French custom 3D printer manufacturer QUALUP has been in operation since 2011. The firm was previously associated with the high-temperature delta Spiderbot 3D printers, but it now makes its own gantry-style, high-temperature systems. Its new system, the Qu3-HT, has a number of exciting features, including a filament diameter and print flow control system. That is, it senses filament diameter and then adjusts the material flow rate accordingly. This improves prints significantly.
Many may not realize it, but, when it comes to filament diameter, 1.75mm is not actually 1.75mm, and 2.85mm is not 2.85mm. Filament vendors often have problems with tolerances and ovality. A lack of process control results in feedstock that is too thick, too thin, lopsided, and not sufficiently round. In Bowden systems specifically, this can lead to stoppages and clogged filament tubes.
Moreover, if you’re heating more or less material than you think you are, this will radically change the optimal settings that you should have. Flow rates, extrusion, and temperatures should be adjusted as your filament changes, but hardly anyone does this. This is even more problematic because, in some cases, feedstock from the same vendor varies batch to batch. So, you’ll then need to adjust settings for each spool, something else that no one does.
The result is what I call settings drift. Imagine walking ten steps forward, six sideways, and two forward to get to your front door. But, sometimes, instead of starting with six steps, you take eight or four. You’re going to end up all over the place.
Users often change all sorts of settings, but don’t sufficiently take into account filament changes. To make matters even worse, filament vendors know this and don’t want their filament to clog printers. So, they under-dimension a lot of their materials so that it will always fit. This means that 1.75mm filament is really 1.72mm, so enjoy that delightful tidbit, if you were unaware.
QUALUP’s Filament Control
Now, the nice people at QUALUP have come up with a solution that can compensate for these variations. I think that this is fantastic!
“The filament control, integrated into the printer, continuously measures the diameter and ovality of the filament with an accuracy of 0.8μm.The triple objective of this instrument is to continuously compensate for variations in filament diameter in order to have a constant flow rate, the same as that calculated by the Slicer, to guarantee the repeatability and the quality of the parts by means of a print report supplied with each part,” said Myriam Boichut, president of QUALUP.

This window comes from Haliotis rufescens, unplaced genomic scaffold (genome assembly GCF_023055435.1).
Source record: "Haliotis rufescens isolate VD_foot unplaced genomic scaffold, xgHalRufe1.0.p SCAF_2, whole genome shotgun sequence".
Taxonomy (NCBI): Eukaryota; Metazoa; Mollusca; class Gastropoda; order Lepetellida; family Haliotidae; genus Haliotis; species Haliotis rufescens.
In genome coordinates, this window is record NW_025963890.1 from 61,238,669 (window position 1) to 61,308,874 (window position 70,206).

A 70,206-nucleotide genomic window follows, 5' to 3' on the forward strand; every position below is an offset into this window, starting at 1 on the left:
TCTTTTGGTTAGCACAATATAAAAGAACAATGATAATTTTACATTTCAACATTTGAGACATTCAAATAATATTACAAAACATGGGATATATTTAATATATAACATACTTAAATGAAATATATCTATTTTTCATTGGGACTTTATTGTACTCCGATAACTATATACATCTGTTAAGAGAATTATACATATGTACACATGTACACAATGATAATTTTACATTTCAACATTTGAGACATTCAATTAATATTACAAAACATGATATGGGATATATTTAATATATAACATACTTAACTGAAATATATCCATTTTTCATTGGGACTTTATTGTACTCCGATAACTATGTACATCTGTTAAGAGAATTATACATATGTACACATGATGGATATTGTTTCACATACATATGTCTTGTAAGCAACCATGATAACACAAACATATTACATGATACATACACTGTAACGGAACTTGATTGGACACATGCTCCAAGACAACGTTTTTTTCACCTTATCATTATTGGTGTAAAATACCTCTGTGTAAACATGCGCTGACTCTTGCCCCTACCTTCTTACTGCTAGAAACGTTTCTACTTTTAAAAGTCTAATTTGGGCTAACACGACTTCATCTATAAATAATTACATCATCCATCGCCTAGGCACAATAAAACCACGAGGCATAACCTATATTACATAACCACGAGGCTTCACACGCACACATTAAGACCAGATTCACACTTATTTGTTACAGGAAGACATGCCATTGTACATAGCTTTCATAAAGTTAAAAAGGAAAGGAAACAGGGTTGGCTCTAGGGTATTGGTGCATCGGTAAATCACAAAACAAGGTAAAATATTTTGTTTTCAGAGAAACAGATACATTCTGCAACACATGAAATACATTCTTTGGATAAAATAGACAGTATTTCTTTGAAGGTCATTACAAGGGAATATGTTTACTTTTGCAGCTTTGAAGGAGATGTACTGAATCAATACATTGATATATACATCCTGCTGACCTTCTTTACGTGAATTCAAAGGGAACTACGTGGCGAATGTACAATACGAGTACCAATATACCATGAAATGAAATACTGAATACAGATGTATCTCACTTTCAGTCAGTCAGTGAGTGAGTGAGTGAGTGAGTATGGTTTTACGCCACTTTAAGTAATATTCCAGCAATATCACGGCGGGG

¨Filament manufacturing tolerances generally vary by +/-0.05mm, which in reality gives a 12% variation in volume between the maximum and minimum tolerances. For technical filaments: PEEK, PEKK, PEI, PPSU… Some manufacturers even announce tolerances of +/- 0.10mm, the filament can therefore vary by 24% in volume! These volume variations are generally well supported when using standard filaments (PLA, ABS, PETG,…), but pose major problems with technical filaments. All filament extruders control the flow rate in “mm equivalent”, so it is impossible to achieve consistent quality and reproducible prints with such volume variations. The variation of the printed volume causes under-extrusions or over-extrusions systematically degrading the inter-layer bonds, and thus the strength of the parts. But also, the dimensions of the part, filling rates, the surface conditions, the mass of the part, missing material, porosity or residual material on the nozzle.
The team has been working on these improvements for two years, triggered by issues in printing metal-loaded filaments like BASF’s Utrafuse 17-4. Qualum wanted 100% fill rates for parts because ¨the filament, highly charged with metal 85/15 ratio, did not tolerate any over or under-extrusion, either there were gaps and porosity, or the nozzle became fouled and caused marks on the part.” The team now hopes to guarantee quality of parts by adjusting parameters and logging this as well.
The sensors in the system also continually check ovality and compare it with the extruded length of filament at that point. This becomes a basis for volume compensation and when this compensation should occur.
Filament control is brilliant, but the Qu3-HT system has a lot more to offer. It can be customized for pellet extrusion, including high temperature pellets, or even for paste or thermoset materials. The printer has quick change nozzles, as well as a 270°C chamber that can be programmed for annealing, which is crucial for PEEK and the like.
The chamber of this printer is also adaptive, and can adjust to the size of the part being printed. Most of the machine components are completely isolated from the heated chamber. A bugbear of high temperature 3D printed parts, the electronics, are at the back of the machine and ventilated.
The firm has print beds for PEEK, PEI (ULTEM), ceramics or metals.
The print heads are liquid-cooled and quick-change. Featuring a large radiator, the heads circulate 500 liters of fluid per hour. The printer also has an on-board thermal FLIR camera as an optional extra.
I really think that this printer has a lot of really relevant features that can be very useful to companies who are looking to 3D print parts in a reliable and repeatable manner. FLIR and the variable dimensional control are features that every high-end system should have, if you ask me. It’s lovely to see that a relatively small, family-owned business can continue to make innovative printers that lead the way in exciting features and capabilities.
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